Jawaharlal Nehru (November 14, 1889 – May 27, 1964) was a senior political leader of India's struggle for independence and served as its first Prime Minister. Popularly referred to as Panditji (Scholar), Nehru was also a writer, scholar and amateur historian, and the patriarch of India's most influential political family.
Read Toward Freedom: The Autobiography of Jawaharlal Nehru, free from the Internet Archive. As the son of the wealthy Indian barrister and politician Motilal Nehru, Nehru had become one of the youngest leaders of the Indian National Congress. Rising under the mentorship of Mahatma Gandhi, Nehru became a charismatic, radical leader, advocating complete independence from the British Empire. An icon for Indian youth, Nehru was also an exponent of socialism as a means to address long-standing national challenges. Serving as Congress President, Nehru raised the flag of independent India in Lahore on December 31, 1929. A forceful and charismatic orator, Nehru was a major influence in organising nationalist rebellions and spreading the popularity of the nationalist cause to India's minorities. Elected to lead free India's government, Nehru would serve as India's prime minister and head of the Congress till his death.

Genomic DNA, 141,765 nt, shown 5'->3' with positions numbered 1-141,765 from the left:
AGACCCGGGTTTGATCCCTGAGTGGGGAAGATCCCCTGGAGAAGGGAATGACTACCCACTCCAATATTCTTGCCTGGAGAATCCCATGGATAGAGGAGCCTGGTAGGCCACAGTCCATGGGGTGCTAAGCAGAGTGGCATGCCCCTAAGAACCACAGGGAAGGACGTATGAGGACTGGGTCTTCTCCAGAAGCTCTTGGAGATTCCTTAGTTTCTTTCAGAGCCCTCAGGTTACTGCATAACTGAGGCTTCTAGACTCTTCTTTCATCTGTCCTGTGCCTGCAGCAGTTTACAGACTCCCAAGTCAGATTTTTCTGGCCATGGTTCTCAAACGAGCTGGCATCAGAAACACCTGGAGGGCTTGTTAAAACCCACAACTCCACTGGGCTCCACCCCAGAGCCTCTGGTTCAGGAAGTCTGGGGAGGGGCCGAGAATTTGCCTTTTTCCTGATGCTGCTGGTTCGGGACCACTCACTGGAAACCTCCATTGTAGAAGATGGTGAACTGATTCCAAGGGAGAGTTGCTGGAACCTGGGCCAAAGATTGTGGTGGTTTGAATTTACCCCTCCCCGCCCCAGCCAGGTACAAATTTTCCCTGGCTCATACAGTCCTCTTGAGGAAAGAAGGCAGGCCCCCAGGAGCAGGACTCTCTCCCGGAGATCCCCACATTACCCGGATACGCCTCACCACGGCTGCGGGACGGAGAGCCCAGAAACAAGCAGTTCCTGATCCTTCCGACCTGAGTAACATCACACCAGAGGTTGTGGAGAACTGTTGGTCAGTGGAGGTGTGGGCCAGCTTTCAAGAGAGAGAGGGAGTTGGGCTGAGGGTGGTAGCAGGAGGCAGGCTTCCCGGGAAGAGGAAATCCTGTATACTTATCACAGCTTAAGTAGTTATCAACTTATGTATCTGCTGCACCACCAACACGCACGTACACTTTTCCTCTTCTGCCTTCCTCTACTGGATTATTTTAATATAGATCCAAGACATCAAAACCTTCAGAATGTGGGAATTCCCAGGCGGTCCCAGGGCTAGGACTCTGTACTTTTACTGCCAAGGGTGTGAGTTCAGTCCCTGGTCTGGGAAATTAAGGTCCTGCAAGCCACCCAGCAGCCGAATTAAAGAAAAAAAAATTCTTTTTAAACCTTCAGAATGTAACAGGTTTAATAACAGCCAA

As India's leader, Nehru oversaw major national programmes of industrialization, agrarian and land reforms, infrastructure and energy development. He passionately worked for womens' rights, secularism and advancement of education and social welfare. Nehru incepted the policy of non-alignment and developed India's foreign policy under the ideals of Pancasila. However, he was criticised for his failure of leadership during the Sino-Indian War in 1962.Later after his successor Lal Bahadur Shastri's demise ; Nehru's daughter Indira Gandhi would go on to lead the Congress and serve as prime minister, as would his grandson Rajiv. Rajiv's widow Sonia and her children lead the Congress today, maintaining the Nehru-Gandhi family's prominence in Indian politics.